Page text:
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A Way of Life

In Acts 2:42-47, Luke twice used the phrase ‘day by day’. By doing so, he highlights how the Holy Habits were a way of life lived rhythmically. In recent years, there has been a rediscovery of the value of rules or rhythms of life: patterns of prayer and regular practice of the other holy habits that deepen our dwelling in Christ and equip us in our day-to-day discipleship in the various contexts that we serve.

Many rhythms of life are developed more fully to be rules of life that encapsulate commitment and incorporate values as well as practices. Pete Greig, the founder of the 24/7 prayer movement, suggests: ‘A rule of life is a set of principles and practices we build into the rhythm of our daily lives, helping us to deepen our relationship with God and to serve him more faithfully’ (The Vision and the Vow, Kingsway, 2005).


You may wish to encourage the development of local or personal rhythms or rules of life if you chose to journey with Holy Habits.

The HOLYHABITS approach to learning

Holy Habits was not developed around any particular model of learning but does draw heavily on C.K. Barrett’s argument that Luke offers us the picture of the disciple-forming community in Acts 2:42–47 in order that we might imitate it.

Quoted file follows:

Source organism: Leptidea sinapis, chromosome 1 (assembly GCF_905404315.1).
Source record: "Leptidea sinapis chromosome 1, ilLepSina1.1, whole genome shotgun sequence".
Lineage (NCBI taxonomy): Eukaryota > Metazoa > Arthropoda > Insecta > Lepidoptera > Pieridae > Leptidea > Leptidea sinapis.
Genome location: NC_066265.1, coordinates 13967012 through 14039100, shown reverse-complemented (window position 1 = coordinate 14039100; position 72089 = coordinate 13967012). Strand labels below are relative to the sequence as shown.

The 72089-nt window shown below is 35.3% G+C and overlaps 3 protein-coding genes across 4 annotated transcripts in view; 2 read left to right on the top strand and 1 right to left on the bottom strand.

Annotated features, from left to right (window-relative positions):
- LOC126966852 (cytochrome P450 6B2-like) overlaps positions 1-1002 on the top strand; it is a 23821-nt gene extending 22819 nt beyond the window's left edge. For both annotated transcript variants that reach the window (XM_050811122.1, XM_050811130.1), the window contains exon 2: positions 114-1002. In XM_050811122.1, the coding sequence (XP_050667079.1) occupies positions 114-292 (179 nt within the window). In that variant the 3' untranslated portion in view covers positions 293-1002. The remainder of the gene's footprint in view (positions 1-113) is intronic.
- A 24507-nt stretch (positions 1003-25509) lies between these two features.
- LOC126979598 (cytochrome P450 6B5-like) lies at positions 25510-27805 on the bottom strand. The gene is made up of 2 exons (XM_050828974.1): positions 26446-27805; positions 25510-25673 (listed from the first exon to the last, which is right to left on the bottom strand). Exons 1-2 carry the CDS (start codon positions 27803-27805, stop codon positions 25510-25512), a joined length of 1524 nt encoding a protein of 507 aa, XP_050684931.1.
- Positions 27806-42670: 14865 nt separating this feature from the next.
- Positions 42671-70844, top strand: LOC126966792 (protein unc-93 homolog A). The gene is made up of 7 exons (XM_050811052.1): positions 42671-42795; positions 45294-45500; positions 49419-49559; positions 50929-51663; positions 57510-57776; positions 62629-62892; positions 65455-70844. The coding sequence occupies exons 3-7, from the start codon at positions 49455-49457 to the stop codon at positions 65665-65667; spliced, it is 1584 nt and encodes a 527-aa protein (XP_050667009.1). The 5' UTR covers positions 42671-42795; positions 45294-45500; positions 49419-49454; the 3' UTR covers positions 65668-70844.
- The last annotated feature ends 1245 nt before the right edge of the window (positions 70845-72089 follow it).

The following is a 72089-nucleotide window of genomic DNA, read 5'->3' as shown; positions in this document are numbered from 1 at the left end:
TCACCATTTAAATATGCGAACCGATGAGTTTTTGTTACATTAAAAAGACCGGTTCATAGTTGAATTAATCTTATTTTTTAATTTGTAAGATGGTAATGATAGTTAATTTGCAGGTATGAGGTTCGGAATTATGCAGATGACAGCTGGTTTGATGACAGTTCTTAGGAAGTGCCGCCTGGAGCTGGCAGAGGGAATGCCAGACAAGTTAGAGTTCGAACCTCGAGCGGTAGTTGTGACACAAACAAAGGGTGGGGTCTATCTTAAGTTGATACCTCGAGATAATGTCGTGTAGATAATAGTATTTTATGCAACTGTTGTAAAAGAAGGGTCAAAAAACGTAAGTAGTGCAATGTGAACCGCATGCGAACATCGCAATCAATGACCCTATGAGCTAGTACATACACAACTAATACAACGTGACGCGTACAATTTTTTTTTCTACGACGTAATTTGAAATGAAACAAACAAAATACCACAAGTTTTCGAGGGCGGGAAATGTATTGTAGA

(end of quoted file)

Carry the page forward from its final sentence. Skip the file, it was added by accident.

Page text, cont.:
As the title suggests, Holy Habits places a high emphasis on practice. As such, it agrees with Walter Bruggeman, who argues that ‘discipleship fundamentally entails a set of disciplines, habits and practices that are undertaken as regular, concrete, daily practices' (The Word That Redescribes the World, Fortress Press, 2006, p. 107). The habits are to be practised (in both senses of the word) when we gather as church in order to nurture a whole life discipleship in day-by-day life.

There is a need for teaching, discussion and reflection, and the Holy Habits resources both encourage and offer suggestions for this. Biblical Teaching has a particular part to play across all of the habits (as all are found throughout both the Hebrew scriptures and the New Testament).

Learning flourishes when it is collaborative, creative and contextual. It thrives when all are involved, again wherever possible including children, who offer both their wisdom and their questions. And most importantly, learning comes alive when it is full of the Holy Spirit.

Reviews, celebrations and waymarks


One of the tasks of a Holy Habits team will be to monitor and review the working of Holy Habits on an ongoing basis. In particular, a larger review after introducing the first five habits is recommended, as well as a final review asking the important questions of how to continue nurturing and living out the habits.


To maintain energy and enthusiasm, it is helpful to have some form of gathering or celebration at the half-way point of a Holy Habits journey. This could take the form of a meal, gathered worship or a creative experience of breaking bread – or some combination of all of these. Storytelling in words, music and pictures can be very helpful on such occasions; the stories give

testimony to the blessing experience through living out the habits.

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